One of the most daunting things about being a leader is that you never know how your folks are going to respond when you tell them about a change. Let’s say, for instance, that your senior management has decided to revise the core yearly planning process in your company. When you first heard that it was changing, you felt nervous (What if it’s terrible? What if we don’t have any control?), but as you found out more, you could see how it would be better: more streamlined, more collaborative, more strategic.
But then, when you started to share the change with your people, their response was all over the map: from curious and interested, to wary and skeptical, all the way to unhappy and downright negative. It’s hard not to get frustrated at the people who are more resistant, to think of them them as risk-averse or difficult, and to want to tell them just to be like their more change-friendly colleagues. Unfortunately, the why-can’t-you-be-more-like-Joe approach is just as unhelpful with employees as it is when raising children: it creates resentment and doesn’t lead to any real behavior change.
So, how can you help employees during change, especially when you don’t have time to stop what’s happening and let them get comfortable with it at their own pace? Here are some core ways to support your people through change:
Empathy. First, reflect on your own reaction when you first found out about the change. You may have been perfectly happy about it – but it’s more likely that you also experienced some disequilibrium. You may have been nervous (as in the example above), angry, sad, disoriented – all the things your folks are now experiencing. It’s easy to forget that when communicating the change to your folks a few months later, after you’ve come to terms with the change yourself. When you’re thinking about talking to your folks about a change, remembering your own initial reaction can help you feel – and be – more supportive of their difficulties with the idea.
What’s going away? Before you share the change with your employees, think about what will be ending for them. That is, what things that they’re used to or comfortable with are they going to have to let go of doing, having or saying? For example, in the planning process change above, they may have to let go of just planning with a few people, or only thinking about their part of the business. Even if the new approach is ultimately better (more synchronized and strategic), people are going to have to stop doing things that have become comfortable and easy for them. For most people, when they have to let go of things that are comfortable for them, it’s hard: it’s like a kind of mini-bereavement. When you recognize that, it will make it easier for you to be more patient – and often, your understanding can make it easier to let go.
What’s starting? It’s also useful to think about what’s new: what are your folks going to have to start doing that they haven’t done before? Some of these things may simply be process changes that are fairly easy to make: including more people in a planning meeting, for instance, or waiting to get some additional direction from corporate before stating the process. Some of the differences may require more substantive change on their part, though. For example, if part of the new process involves stepping back from the day-to-day and thinking about how their function’s plan is going to affect the whole enterprise, and then coordinating their plans with those of their peers, they may need to learn new skills of strategic thinking and collaborative negotiation. In fact, people’s hesitation abut or resistance to change often arises in part from their intuitive understanding that they may not yet have the skills or knowledge necessary to make the change.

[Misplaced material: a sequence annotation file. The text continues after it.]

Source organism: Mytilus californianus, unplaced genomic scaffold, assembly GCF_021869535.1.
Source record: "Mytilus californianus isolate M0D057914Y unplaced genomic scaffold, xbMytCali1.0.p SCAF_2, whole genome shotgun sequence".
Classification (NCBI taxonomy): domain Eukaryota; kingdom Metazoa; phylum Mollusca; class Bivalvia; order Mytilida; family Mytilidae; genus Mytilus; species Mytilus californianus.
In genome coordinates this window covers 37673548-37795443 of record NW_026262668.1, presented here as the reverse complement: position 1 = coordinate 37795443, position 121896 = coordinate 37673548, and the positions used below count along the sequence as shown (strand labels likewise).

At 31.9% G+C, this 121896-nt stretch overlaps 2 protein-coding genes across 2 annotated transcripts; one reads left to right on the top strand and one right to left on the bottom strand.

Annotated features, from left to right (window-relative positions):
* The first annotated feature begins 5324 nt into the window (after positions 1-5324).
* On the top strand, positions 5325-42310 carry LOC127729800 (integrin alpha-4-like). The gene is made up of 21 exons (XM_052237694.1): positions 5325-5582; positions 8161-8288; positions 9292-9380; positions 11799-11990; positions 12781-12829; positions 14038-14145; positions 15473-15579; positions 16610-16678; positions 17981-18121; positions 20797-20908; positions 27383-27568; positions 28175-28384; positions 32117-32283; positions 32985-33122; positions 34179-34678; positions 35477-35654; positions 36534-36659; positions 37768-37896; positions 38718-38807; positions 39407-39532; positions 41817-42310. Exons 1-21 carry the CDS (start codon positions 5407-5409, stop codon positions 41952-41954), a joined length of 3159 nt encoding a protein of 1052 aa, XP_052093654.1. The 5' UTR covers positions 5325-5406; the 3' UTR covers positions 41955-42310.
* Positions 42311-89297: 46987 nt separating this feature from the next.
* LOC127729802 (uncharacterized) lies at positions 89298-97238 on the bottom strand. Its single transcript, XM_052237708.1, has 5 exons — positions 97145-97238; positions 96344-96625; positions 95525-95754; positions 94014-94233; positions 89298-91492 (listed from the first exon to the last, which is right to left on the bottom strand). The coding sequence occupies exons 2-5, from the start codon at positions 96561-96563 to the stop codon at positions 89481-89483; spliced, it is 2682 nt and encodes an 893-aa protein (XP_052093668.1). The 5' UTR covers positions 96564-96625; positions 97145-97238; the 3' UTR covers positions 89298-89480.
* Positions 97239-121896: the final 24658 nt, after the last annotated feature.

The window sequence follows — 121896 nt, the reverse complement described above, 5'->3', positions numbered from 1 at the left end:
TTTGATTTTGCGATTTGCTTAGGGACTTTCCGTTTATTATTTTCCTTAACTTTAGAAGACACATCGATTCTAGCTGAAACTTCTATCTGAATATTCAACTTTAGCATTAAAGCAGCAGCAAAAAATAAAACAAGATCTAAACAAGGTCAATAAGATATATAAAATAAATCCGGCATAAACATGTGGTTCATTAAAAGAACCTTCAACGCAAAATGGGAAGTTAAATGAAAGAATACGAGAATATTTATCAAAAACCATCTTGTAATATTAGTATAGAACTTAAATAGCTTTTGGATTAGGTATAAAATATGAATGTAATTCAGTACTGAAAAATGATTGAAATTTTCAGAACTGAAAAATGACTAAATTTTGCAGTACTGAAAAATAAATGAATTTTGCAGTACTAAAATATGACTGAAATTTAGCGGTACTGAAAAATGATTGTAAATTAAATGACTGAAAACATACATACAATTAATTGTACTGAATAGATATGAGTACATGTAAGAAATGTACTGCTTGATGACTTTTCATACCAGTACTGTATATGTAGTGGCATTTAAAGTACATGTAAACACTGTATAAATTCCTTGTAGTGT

How can you smooth the shift? Once you have a clearer idea of what your people are going to have to let go of, and what they’re going to have start doing, you can focus on actions you can take to make it easier for them to move through those changes. As you reflect, it’s useful to keep the following four things in mind: you want to do things that will increase their understanding of why the change is happening; clarify and reinforce for them the new priorities – so they know what’s expected of them now; give them as much control as possible over the change; and give them the support they need to make the change successfully – for instance, if they will require new skills, as in the example above, to make sure they get that skill training. You might find this post helpful; it talks about these four “levers” in more depth.
One powerful way to give both control and support is to have a conversation with your folks that takes them through the steps I’ve outlined in this post. First, share the reaction you had when you first heard about the change, so they know they’re not alone and that you understand their hesitations and concerns. Then ask them what they’re going to have to let go of, and what will be new for them. Finally discuss together what you – and they – can do to help ease these endings and beginnings. Some of the ideas you’ve created in going through the steps above will, no doubt, be helpful and welcome – but they’ll also almost certainly think of things you haven’t considered. And agreeing to do some of the things they request can significantly increase their comfort – both because they’ll feel more in control of the situation, and because they’ll feel more confident that you’ll support them through the change.
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[NOTE: Our thanks to William Bridges and his Managing Transitions approach for the core idea of endings and beginnings.]
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This article was written by Erika Andersen from Forbes and was legally licensed through the NewsCred publisher network.